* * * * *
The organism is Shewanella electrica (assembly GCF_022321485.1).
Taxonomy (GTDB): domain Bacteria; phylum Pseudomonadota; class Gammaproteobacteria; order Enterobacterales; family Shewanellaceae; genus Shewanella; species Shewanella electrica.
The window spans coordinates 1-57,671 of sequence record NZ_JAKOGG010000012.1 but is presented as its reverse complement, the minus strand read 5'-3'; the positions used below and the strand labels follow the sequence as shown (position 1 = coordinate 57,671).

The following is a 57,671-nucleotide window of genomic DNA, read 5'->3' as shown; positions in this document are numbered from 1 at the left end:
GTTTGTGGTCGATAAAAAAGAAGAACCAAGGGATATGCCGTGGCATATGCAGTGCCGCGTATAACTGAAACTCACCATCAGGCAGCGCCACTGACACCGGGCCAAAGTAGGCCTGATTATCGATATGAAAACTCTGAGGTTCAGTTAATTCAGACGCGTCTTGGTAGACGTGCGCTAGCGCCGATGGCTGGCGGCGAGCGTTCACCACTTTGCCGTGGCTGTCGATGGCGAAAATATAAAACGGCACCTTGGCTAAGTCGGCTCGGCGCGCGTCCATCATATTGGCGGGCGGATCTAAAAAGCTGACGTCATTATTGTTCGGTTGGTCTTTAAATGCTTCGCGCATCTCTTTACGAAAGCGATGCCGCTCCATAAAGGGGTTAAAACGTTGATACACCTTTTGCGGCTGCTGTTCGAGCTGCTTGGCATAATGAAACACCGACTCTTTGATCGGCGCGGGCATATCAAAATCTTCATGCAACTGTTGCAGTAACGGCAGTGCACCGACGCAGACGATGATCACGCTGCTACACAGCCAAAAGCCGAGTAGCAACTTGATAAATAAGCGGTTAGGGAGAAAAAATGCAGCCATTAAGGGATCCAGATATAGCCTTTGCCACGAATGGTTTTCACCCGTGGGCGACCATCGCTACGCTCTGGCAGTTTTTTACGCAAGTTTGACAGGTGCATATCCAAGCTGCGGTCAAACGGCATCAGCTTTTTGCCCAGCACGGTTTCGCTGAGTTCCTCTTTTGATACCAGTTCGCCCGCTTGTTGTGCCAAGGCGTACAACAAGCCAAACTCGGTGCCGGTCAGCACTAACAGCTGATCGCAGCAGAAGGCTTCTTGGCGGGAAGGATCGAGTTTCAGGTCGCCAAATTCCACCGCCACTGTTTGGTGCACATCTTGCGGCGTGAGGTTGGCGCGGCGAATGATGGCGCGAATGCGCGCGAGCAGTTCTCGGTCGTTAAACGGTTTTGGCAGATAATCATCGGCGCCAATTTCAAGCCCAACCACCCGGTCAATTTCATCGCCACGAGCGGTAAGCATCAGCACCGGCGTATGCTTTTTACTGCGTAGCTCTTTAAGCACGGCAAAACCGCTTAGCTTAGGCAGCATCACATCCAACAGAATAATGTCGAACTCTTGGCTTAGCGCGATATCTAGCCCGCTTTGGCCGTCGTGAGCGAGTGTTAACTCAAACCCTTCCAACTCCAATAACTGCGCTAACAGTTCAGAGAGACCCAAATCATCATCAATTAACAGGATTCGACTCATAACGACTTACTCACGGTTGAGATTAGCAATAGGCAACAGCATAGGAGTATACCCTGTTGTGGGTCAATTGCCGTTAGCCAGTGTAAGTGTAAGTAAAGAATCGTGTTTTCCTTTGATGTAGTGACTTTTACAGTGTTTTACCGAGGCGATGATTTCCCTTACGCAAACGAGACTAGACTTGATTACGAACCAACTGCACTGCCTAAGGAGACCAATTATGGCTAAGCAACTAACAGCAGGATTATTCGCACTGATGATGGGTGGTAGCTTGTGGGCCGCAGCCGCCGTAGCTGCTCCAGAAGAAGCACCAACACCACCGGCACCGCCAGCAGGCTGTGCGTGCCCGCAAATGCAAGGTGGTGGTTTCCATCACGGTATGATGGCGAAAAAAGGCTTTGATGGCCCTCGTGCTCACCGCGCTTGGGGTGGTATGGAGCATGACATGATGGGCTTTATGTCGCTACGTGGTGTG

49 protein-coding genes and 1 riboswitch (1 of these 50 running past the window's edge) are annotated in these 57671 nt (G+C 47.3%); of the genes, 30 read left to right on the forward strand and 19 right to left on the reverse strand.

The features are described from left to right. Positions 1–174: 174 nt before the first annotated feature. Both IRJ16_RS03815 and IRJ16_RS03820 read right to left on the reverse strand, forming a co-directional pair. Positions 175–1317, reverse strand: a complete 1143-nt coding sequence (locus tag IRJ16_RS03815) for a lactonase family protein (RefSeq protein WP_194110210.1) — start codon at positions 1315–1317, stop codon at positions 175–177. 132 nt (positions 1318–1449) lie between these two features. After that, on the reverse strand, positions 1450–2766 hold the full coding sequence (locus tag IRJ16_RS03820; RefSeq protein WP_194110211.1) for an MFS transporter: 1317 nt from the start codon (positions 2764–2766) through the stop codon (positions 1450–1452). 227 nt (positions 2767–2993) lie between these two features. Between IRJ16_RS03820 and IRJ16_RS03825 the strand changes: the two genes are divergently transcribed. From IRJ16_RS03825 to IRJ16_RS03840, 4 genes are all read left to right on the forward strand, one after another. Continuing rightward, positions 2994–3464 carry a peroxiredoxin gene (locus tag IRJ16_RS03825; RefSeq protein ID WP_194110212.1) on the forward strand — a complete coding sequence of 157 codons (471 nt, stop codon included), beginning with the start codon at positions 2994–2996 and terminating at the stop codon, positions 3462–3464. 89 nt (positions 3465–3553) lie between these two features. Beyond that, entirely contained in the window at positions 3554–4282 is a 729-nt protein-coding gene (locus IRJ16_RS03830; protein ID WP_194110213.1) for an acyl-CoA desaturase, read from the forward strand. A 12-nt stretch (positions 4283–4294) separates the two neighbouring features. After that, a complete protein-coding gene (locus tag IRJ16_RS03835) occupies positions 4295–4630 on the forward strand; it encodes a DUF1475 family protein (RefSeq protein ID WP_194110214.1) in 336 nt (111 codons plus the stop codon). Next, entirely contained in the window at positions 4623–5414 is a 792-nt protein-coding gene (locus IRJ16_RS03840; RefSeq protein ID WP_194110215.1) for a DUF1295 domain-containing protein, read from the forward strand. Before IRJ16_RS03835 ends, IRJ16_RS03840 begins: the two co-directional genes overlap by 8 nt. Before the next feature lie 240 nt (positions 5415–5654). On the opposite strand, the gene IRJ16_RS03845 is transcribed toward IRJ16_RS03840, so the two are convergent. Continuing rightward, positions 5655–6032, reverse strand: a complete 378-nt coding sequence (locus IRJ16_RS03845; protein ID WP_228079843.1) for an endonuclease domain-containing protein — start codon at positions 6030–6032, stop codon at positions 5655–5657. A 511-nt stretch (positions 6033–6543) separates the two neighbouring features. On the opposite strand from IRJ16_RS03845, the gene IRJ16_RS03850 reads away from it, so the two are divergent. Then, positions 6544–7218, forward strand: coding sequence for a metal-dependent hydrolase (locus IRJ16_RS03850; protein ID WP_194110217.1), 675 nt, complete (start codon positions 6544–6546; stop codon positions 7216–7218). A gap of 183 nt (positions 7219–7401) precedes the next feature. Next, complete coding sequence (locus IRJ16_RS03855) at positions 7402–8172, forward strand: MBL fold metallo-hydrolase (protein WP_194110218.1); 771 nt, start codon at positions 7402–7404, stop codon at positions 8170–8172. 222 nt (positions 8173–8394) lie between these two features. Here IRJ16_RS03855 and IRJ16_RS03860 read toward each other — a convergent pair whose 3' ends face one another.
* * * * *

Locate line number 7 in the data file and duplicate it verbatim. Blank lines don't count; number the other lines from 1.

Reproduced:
The features are described from left to right. Positions 1–174: 174 nt before the first annotated feature. Both IRJ16_RS03815 and IRJ16_RS03820 read right to left on the reverse strand, forming a co-directional pair. Positions 175–1317, reverse strand: a complete 1143-nt coding sequence (locus tag IRJ16_RS03815) for a lactonase family protein (RefSeq protein WP_194110210.1) — start codon at positions 1315–1317, stop codon at positions 175–177. 132 nt (positions 1318–1449) lie between these two features. After that, on the reverse strand, positions 1450–2766 hold the full coding sequence (locus tag IRJ16_RS03820; RefSeq protein WP_194110211.1) for an MFS transporter: 1317 nt from the start codon (positions 2764–2766) through the stop codon (positions 1450–1452). 227 nt (positions 2767–2993) lie between these two features. Between IRJ16_RS03820 and IRJ16_RS03825 the strand changes: the two genes are divergently transcribed. From IRJ16_RS03825 to IRJ16_RS03840, 4 genes are all read left to right on the forward strand, one after another. Continuing rightward, positions 2994–3464 carry a peroxiredoxin gene (locus tag IRJ16_RS03825; RefSeq protein ID WP_194110212.1) on the forward strand — a complete coding sequence of 157 codons (471 nt, stop codon included), beginning with the start codon at positions 2994–2996 and terminating at the stop codon, positions 3462–3464. 89 nt (positions 3465–3553) lie between these two features. Beyond that, entirely contained in the window at positions 3554–4282 is a 729-nt protein-coding gene (locus IRJ16_RS03830; protein ID WP_194110213.1) for an acyl-CoA desaturase, read from the forward strand. A 12-nt stretch (positions 4283–4294) separates the two neighbouring features. After that, a complete protein-coding gene (locus tag IRJ16_RS03835) occupies positions 4295–4630 on the forward strand; it encodes a DUF1475 family protein (RefSeq protein ID WP_194110214.1) in 336 nt (111 codons plus the stop codon). Next, entirely contained in the window at positions 4623–5414 is a 792-nt protein-coding gene (locus IRJ16_RS03840; RefSeq protein ID WP_194110215.1) for a DUF1295 domain-containing protein, read from the forward strand. Before IRJ16_RS03835 ends, IRJ16_RS03840 begins: the two co-directional genes overlap by 8 nt. Before the next feature lie 240 nt (positions 5415–5654). On the opposite strand, the gene IRJ16_RS03845 is transcribed toward IRJ16_RS03840, so the two are convergent. Continuing rightward, positions 5655–6032, reverse strand: a complete 378-nt coding sequence (locus IRJ16_RS03845; protein ID WP_228079843.1) for an endonuclease domain-containing protein — start codon at positions 6030–6032, stop codon at positions 5655–5657. A 511-nt stretch (positions 6033–6543) separates the two neighbouring features. On the opposite strand from IRJ16_RS03845, the gene IRJ16_RS03850 reads away from it, so the two are divergent. Then, positions 6544–7218, forward strand: coding sequence for a metal-dependent hydrolase (locus IRJ16_RS03850; protein ID WP_194110217.1), 675 nt, complete (start codon positions 6544–6546; stop codon positions 7216–7218). A gap of 183 nt (positions 7219–7401) precedes the next feature. Next, complete coding sequence (locus IRJ16_RS03855) at positions 7402–8172, forward strand: MBL fold metallo-hydrolase (protein WP_194110218.1); 771 nt, start codon at positions 7402–7404, stop codon at positions 8170–8172. 222 nt (positions 8173–8394) lie between these two features. Here IRJ16_RS03855 and IRJ16_RS03860 read toward each other — a convergent pair whose 3' ends face one another.